Almonds are the edible seeds of Prunus dulcis, more commonly called the almond tree. They are native to the Middle East, but the US is now the world’s largest producer. We can always find almonds without shell in stores. They are sold either raw, lightly roasted or roasted (very dried and crunchy texture). They are also used to produce almond milk, oil, butter, flour or paste also known as marzipan.
They are highly nutritious and rich in healthy fats, antioxidants, vitamins and minerals.
Almonds Deliver a Massive Amount of Nutrients
It is important to note that our body does not absorb 10–15% of almonds’ calories because some of the fat is inaccessible to our digestive enzymes. Almonds are also high in phytic acid, a substance that binds certain minerals and prevents them from being absorbed. While phytic acid is generally considered a healthy antioxidant, it also slightly reduces the amount of iron, zinc and calcium that we get from almonds.
Almonds Are Loaded with Antioxidants
Antioxidants help protect against oxidative stress, which can damage molecules in our cells and contribute to inflammation, aging and diseases like cancer. The powerful antioxidants in almonds are largely concentrated in the brown layer of the skin.
Almonds Are High in Vitamin E
Vitamin E is a family of fat-soluble antioxidants. These antioxidants tend to build up in cell membranes in our body, protecting our cells from oxidative damage. Almonds are among the world’s best sources of vitamin E, with just 1 ounce (about 28.3g) providing 37% of the recommended daily intake.
Almonds Can Assist with Blood Sugar Control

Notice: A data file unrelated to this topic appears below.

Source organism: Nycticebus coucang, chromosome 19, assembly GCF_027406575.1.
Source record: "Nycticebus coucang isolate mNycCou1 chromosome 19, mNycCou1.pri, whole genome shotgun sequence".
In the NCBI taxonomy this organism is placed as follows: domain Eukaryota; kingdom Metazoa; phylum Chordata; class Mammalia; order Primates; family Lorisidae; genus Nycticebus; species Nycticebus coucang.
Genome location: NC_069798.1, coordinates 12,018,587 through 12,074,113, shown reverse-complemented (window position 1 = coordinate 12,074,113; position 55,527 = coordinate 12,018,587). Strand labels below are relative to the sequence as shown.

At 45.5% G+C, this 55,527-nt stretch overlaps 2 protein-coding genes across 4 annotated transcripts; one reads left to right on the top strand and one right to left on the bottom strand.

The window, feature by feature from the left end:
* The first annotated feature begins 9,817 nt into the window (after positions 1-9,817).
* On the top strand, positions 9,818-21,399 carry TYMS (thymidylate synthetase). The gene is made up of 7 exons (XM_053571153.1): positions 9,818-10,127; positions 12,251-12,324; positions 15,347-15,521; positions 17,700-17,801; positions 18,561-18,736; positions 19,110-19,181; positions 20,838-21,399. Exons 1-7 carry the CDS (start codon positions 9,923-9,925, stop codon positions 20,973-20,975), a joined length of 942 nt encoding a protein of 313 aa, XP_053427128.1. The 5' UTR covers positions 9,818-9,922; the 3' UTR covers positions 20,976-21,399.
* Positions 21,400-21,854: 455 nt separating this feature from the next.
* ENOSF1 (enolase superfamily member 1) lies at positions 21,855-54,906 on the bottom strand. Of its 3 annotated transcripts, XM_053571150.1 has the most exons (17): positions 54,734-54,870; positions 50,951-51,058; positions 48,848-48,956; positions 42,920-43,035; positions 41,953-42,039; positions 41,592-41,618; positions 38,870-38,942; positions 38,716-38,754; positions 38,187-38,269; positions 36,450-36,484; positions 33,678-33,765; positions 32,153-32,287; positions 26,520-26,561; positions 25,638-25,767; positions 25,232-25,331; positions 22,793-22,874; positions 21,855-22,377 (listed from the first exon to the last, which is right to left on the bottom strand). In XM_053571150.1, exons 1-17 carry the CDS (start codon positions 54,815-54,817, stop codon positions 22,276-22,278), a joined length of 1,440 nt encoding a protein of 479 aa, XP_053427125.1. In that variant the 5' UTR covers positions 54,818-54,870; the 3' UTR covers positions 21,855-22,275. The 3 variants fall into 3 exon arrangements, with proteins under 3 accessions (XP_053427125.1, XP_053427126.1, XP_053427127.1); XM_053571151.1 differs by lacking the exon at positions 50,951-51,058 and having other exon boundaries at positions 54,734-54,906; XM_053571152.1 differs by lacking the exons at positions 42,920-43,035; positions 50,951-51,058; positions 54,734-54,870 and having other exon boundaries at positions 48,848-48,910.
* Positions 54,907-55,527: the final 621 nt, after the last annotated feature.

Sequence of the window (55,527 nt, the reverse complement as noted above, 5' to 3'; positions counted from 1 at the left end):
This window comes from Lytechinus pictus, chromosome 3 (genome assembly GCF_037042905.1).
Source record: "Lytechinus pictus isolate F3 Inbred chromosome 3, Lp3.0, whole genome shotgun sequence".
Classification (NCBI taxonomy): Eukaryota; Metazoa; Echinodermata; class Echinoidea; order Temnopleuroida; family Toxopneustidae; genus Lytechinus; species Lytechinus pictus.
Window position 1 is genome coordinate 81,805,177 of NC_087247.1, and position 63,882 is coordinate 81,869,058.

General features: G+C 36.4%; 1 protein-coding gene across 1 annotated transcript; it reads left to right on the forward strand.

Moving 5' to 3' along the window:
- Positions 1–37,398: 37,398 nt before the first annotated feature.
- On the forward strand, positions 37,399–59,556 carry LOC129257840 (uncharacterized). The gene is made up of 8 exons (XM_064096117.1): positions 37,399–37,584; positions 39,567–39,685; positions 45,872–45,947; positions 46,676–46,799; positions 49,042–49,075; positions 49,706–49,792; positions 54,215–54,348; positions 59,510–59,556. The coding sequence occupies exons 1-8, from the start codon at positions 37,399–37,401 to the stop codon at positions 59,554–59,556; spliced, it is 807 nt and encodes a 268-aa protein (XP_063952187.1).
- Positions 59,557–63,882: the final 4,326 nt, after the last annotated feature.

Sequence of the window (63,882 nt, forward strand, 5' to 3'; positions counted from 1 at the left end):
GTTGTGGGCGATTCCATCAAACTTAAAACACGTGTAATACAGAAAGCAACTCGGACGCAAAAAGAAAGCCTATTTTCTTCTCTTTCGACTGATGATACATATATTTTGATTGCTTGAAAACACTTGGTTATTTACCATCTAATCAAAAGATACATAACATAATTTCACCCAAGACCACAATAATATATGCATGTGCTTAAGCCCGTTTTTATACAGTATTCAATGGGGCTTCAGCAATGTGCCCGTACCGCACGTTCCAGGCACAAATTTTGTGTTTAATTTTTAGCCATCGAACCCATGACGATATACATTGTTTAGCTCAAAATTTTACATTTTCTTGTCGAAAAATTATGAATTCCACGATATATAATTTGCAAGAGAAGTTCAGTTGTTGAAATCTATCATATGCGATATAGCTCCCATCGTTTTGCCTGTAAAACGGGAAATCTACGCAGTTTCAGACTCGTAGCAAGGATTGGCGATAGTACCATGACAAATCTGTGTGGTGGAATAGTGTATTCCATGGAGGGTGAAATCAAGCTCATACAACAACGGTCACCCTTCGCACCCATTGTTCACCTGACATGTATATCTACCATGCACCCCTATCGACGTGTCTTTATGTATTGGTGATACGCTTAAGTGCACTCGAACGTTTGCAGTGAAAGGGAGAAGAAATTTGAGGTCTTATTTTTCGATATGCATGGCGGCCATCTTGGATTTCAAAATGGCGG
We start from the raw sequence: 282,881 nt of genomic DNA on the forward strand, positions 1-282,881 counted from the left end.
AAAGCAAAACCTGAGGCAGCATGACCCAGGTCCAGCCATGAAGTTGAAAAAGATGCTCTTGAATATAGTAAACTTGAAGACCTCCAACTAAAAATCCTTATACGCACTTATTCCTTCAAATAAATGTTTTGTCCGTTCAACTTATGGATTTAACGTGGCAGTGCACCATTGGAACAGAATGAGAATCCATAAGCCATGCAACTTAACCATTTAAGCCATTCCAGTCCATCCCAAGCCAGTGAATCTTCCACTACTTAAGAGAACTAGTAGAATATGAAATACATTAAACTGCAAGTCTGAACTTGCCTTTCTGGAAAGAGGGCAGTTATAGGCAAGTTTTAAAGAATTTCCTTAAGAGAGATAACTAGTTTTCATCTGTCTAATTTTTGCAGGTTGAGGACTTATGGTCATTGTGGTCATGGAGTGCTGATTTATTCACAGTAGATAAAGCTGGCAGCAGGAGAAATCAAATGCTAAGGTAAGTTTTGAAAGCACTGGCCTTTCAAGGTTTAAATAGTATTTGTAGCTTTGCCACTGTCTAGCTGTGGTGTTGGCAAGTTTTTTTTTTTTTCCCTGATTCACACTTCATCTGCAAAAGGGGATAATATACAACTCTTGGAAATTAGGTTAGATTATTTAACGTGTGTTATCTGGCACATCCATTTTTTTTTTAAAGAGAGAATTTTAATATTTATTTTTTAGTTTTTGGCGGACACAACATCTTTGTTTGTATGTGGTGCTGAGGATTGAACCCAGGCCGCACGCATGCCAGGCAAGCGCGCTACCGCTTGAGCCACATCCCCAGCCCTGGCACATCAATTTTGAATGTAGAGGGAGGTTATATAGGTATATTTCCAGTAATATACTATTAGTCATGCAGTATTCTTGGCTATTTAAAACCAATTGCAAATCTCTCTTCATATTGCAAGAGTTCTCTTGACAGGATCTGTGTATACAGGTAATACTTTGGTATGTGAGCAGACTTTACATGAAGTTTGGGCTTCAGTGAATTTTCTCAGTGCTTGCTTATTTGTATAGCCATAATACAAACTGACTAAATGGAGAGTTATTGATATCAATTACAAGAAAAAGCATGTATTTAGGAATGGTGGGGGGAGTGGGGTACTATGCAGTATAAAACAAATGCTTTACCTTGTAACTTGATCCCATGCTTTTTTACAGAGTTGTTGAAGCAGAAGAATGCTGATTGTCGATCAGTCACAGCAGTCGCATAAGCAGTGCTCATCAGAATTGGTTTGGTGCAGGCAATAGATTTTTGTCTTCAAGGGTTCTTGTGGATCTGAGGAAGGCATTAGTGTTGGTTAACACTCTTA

Nuts are low in carbs but high in healthy fats, protein and fiber. This makes them a perfect choice for people with diabetes. Another boon of almonds is their remarkably high amount of magnesium. Magnesium is a mineral involved in more than 300 bodily processes, including blood sugar control. The recommended daily intake for magnesium is 310–420 mg. 56.6g of almonds provide almost half that amount.
Magnesium Also Benefits Blood Pressure Levels
The magnesium in almonds may additionally help lower blood pressure levels. High blood pressure is one of the leading drivers of heart attacks, strokes and kidney failure. A deficiency in magnesium is strongly linked to high blood pressure regardless of whether we are overweight. If we do not meet the dietary recommendations for magnesium, adding almonds to our diet could have a huge impact.
Almonds May Lower Cholesterol Levels
High levels of LDL in our blood also known as “bad” cholesterol is a well-known risk factor for heart disease. Our diet can have major effects on LDL levels.
Almonds Prevent Harmful Oxidation of LDL Cholesterol
Almonds do more than just lower LDL levels in our blood. They also protect LDL from oxidation, which is a crucial step in the development of heart disease. Almond skin is rich in polyphenol antioxidants, which prevent oxidation of cholesterol. The effect may be even stronger when combined with other antioxidants such as vitamin E.
Eating Almonds Reduces Hunger, Lowering Our Overall Calorie Intake
Almonds are low in carbs and high in protein and fiber. Both protein and fiber are known to increase feelings of fullness. This can help us in eating fewer calories.
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